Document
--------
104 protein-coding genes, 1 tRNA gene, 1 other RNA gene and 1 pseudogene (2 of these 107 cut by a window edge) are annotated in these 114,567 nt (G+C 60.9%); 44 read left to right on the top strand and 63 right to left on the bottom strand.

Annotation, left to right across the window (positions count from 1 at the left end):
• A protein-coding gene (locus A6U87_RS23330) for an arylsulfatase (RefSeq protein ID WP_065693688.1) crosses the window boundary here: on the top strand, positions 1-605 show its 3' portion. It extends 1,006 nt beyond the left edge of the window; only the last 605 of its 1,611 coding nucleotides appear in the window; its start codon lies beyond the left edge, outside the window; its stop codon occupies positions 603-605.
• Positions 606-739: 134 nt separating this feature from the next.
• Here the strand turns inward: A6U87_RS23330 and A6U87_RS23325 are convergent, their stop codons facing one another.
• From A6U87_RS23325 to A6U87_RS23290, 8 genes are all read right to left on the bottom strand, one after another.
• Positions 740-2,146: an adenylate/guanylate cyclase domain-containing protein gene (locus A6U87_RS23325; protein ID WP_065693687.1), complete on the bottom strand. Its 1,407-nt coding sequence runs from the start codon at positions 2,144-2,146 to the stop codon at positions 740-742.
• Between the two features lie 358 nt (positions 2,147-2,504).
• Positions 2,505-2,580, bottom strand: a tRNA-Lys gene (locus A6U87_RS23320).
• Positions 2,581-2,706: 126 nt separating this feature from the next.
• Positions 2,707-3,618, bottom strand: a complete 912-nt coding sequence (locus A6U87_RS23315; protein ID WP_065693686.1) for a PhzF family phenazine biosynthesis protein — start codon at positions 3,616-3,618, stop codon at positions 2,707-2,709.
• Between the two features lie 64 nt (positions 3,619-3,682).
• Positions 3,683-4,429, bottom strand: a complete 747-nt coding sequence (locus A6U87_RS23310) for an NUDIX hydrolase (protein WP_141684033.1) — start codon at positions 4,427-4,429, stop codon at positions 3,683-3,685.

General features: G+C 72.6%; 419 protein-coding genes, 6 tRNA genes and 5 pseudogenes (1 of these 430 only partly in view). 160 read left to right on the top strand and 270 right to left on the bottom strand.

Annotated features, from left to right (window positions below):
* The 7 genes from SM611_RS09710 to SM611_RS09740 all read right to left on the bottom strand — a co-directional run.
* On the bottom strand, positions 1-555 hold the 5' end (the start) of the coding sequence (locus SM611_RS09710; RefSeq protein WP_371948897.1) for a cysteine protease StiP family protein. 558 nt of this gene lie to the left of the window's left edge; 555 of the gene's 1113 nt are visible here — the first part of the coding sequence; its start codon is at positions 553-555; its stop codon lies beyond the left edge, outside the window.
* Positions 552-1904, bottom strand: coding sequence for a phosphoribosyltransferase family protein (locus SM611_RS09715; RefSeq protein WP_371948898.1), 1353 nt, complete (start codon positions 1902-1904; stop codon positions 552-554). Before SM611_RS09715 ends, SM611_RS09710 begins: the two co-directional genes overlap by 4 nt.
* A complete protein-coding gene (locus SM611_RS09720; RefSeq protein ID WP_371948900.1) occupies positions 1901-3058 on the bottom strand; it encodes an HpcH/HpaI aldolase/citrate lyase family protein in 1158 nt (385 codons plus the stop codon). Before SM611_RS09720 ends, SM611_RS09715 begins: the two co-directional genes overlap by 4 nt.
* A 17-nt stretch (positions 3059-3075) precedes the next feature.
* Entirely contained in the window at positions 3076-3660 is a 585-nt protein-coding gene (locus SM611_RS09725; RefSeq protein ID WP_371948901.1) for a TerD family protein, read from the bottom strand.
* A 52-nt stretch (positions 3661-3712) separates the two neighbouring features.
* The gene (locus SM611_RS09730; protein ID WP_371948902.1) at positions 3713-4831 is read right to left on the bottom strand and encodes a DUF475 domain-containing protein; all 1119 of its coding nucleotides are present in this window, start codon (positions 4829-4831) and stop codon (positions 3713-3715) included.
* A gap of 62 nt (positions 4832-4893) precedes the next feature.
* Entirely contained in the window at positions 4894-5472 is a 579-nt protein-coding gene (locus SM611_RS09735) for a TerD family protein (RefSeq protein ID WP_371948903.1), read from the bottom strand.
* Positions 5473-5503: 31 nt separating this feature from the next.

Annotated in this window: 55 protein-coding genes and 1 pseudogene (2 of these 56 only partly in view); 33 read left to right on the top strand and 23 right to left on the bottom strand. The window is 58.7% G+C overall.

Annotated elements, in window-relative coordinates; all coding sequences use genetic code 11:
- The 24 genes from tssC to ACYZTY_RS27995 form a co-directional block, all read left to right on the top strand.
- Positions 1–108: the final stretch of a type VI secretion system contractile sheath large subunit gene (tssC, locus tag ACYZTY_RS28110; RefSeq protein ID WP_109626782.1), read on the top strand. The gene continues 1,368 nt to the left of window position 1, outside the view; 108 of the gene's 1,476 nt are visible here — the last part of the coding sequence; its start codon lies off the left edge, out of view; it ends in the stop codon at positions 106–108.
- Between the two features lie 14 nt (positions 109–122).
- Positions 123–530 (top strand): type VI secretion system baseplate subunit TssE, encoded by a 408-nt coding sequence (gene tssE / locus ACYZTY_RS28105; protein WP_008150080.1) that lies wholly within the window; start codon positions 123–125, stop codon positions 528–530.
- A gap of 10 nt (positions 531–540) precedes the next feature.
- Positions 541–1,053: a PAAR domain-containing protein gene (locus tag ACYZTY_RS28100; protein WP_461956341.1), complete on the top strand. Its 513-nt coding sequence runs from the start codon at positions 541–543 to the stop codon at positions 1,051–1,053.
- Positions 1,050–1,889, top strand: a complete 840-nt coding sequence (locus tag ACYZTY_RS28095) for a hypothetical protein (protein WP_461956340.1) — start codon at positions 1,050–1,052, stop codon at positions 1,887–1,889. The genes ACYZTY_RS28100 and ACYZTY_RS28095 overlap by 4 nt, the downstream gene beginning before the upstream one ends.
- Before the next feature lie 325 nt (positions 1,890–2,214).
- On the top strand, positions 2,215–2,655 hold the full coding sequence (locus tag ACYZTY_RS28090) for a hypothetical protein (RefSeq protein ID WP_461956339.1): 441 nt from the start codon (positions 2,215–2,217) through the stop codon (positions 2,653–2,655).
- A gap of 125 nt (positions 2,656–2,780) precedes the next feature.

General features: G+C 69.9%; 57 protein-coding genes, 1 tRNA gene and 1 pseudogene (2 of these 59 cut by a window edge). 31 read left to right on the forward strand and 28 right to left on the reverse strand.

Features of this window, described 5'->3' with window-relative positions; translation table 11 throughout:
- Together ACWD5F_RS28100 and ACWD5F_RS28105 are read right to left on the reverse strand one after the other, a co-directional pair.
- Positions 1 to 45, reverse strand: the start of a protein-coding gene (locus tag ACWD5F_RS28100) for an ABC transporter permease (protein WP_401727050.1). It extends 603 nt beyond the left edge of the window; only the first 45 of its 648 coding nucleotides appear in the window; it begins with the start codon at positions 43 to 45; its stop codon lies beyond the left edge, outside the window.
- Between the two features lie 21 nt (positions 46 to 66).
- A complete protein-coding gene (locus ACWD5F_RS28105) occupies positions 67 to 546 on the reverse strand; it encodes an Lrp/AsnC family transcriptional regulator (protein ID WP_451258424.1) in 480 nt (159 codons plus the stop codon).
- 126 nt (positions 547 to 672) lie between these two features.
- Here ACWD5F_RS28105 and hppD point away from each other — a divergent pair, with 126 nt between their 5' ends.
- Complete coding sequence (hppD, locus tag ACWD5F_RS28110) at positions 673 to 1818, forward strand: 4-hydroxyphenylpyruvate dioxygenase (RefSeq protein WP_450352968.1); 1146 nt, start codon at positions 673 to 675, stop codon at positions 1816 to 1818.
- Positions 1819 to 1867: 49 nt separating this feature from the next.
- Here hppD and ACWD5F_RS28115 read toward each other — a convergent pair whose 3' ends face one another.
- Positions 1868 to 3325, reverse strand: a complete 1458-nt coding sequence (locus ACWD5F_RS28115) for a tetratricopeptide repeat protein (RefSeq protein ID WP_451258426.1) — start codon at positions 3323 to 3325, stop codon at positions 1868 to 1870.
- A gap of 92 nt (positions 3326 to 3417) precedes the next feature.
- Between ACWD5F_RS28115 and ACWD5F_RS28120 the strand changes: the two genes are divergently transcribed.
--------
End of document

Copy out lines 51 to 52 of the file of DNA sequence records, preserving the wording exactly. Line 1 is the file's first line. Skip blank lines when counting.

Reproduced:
- A gap of 92 nt (positions 3326 to 3417) precedes the next feature.
- Between ACWD5F_RS28115 and ACWD5F_RS28120 the strand changes: the two genes are divergently transcribed.